I was considering a face lift or brow lift, but was afraid of looking like Joan Rivers or Nancy Pelosi, so I did further research and found out about Dr. Mark Berman. Dr. Berman did an innovative procedure he calls a "Space Lift" (here) that returned my face to its earlier natural contours. I also had some dental work and updated my hair style, make-up, and wardrobe.

Good for you, Betsy. You look fantastic!

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I completely agree, that's a lot of work and it really paid off. :huh:

Betsy's specifics are an illustration of my points in another thread. Betsy is a naturally attractive woman, I think, but she has made the effort to look and be her best.

I am lucky to be extremely young looking naturally (thanks Mom and Dad!), but even I had to make the effort some years ago to lose some weight and get in better shape. I also made a conscious decision to update my look. I found that my confidence level increased and people noticed.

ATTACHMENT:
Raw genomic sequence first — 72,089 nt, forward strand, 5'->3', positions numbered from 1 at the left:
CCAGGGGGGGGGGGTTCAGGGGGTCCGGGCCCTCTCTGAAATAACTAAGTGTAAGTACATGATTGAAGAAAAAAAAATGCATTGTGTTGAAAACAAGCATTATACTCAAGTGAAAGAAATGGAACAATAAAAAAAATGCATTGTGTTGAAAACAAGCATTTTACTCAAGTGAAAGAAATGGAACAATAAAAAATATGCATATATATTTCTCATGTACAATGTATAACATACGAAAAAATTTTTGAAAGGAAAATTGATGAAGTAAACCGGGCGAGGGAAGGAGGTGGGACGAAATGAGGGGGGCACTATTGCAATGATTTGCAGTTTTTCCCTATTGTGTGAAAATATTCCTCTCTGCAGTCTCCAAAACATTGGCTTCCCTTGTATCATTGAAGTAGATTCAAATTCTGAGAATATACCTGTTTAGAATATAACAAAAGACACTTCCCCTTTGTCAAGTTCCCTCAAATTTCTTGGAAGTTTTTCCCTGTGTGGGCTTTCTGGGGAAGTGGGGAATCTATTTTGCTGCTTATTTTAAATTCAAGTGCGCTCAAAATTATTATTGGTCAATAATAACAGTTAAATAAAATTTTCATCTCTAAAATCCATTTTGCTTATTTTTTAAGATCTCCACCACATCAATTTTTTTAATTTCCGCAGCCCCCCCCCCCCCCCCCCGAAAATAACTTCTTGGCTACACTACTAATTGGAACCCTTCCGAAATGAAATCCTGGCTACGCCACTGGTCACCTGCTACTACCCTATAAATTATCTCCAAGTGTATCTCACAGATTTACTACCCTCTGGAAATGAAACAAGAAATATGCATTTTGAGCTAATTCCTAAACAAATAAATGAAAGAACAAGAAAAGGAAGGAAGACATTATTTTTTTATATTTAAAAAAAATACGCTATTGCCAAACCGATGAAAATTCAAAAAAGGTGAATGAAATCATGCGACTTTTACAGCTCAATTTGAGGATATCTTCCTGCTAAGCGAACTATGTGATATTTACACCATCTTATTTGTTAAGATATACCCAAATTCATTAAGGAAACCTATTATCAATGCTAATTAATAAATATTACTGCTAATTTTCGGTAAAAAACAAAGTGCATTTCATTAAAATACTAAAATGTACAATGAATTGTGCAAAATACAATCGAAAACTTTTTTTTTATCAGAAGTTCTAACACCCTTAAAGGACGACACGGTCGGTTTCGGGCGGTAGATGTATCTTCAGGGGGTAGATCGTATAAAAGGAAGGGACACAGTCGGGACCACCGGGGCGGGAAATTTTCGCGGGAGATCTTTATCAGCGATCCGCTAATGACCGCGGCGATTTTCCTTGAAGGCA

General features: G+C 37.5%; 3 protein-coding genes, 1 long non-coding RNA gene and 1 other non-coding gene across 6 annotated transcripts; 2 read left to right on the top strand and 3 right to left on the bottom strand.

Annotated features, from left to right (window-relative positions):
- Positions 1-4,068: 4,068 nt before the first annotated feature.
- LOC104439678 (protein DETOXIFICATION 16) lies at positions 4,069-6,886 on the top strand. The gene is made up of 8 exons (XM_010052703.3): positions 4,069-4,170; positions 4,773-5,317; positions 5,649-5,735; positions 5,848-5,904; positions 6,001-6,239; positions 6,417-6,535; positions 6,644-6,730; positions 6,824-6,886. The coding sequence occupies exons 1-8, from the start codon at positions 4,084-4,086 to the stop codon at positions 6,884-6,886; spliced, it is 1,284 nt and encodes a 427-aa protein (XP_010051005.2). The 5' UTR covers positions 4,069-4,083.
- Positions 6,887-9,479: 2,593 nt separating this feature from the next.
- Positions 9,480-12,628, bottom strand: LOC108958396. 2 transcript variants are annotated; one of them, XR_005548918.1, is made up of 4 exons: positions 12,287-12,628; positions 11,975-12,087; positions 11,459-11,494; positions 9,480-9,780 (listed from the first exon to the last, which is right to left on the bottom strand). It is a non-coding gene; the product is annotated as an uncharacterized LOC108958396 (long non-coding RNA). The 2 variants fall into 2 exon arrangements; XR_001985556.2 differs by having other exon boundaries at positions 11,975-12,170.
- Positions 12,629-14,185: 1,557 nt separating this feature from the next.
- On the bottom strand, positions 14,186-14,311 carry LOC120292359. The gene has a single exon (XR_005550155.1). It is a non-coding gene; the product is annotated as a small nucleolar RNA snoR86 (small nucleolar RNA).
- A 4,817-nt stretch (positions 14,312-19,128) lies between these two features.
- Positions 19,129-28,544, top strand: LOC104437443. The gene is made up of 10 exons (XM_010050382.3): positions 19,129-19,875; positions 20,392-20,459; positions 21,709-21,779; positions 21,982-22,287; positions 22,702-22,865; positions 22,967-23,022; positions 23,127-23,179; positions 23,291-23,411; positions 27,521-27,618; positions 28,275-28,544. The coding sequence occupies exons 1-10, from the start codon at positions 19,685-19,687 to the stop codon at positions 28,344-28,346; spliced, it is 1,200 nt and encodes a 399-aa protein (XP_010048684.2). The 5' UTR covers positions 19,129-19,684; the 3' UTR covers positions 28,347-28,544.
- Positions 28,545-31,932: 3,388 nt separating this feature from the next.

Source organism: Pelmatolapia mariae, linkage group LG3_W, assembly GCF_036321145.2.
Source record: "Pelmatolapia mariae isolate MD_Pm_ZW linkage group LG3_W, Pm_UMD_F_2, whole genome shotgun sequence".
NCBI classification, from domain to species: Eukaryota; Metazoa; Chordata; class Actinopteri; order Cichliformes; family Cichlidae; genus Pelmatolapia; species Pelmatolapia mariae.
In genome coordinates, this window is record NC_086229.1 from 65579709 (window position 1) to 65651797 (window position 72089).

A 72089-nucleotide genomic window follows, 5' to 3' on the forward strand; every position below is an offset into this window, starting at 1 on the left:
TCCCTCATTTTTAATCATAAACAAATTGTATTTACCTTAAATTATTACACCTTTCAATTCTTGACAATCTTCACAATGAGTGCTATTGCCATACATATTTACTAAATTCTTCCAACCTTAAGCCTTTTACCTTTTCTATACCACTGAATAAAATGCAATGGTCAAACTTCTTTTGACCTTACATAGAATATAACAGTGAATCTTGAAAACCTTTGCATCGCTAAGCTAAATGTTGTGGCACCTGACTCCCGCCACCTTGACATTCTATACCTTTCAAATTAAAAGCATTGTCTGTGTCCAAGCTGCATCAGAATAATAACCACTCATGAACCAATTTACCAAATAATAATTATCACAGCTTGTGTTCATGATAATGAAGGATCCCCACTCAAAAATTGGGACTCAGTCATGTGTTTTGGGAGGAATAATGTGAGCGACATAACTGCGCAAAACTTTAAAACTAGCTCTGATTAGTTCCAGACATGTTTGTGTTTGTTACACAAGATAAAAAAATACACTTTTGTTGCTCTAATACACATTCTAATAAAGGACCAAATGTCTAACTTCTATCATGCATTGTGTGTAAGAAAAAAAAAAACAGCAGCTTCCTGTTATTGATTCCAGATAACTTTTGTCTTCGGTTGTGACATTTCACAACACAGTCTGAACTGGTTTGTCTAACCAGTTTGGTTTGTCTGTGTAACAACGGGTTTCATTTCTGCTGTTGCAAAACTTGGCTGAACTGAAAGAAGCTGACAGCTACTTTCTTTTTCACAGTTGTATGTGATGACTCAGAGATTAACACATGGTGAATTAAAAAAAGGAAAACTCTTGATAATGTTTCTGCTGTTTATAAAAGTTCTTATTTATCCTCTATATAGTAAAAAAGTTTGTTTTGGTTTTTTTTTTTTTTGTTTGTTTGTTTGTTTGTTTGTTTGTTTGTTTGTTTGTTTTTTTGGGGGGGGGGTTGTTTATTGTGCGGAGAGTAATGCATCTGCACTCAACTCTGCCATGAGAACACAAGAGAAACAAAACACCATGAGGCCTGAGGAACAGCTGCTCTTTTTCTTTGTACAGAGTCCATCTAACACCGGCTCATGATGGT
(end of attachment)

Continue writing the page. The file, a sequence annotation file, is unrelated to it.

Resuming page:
Naturally I have Betsy to thank in an indirect way. Since I've known her, she has offered sage but gentle advice on how to go about improving myself. Of course, Stephen was excellent at this, too.

I raise my glass to our lovely moderator!

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If we live long enough we are going to end up looking dreadful. And our outward appearance does not necessarily reflect the inner being.

Actually, it usually does, because the mind controls and shapes the body. Katharine Hepburn was beautiful in her twenties and in her eighties. The beauty of youth is fairly easy, but the beauty of advanced age is a real accomplishment.

I agree. For example, Johnny Depp is aging really beautifully, I almost can't wait until he is sixty. :huh:

Jose.

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Yes, Betsy you do look lovely. I had noticed it when you changed your avatar some time ago but the picture of your torso and the close up confirms my initial note. Quite inspiring.

Jose.

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If we live long enough we are going to end up looking dreadful.

Also, as I have already indicated on another thread, you can dismiss the growing possibility of anti-aging technology all you want, but one of its countless implications is that men and women will not need to look increasingly disintegrated as they age precisely because the damage that it reflects will be repaired or prevented. The human body is a machine and it can be repaired indefinitely just like any other machine, the repair process is simply not yet fully known.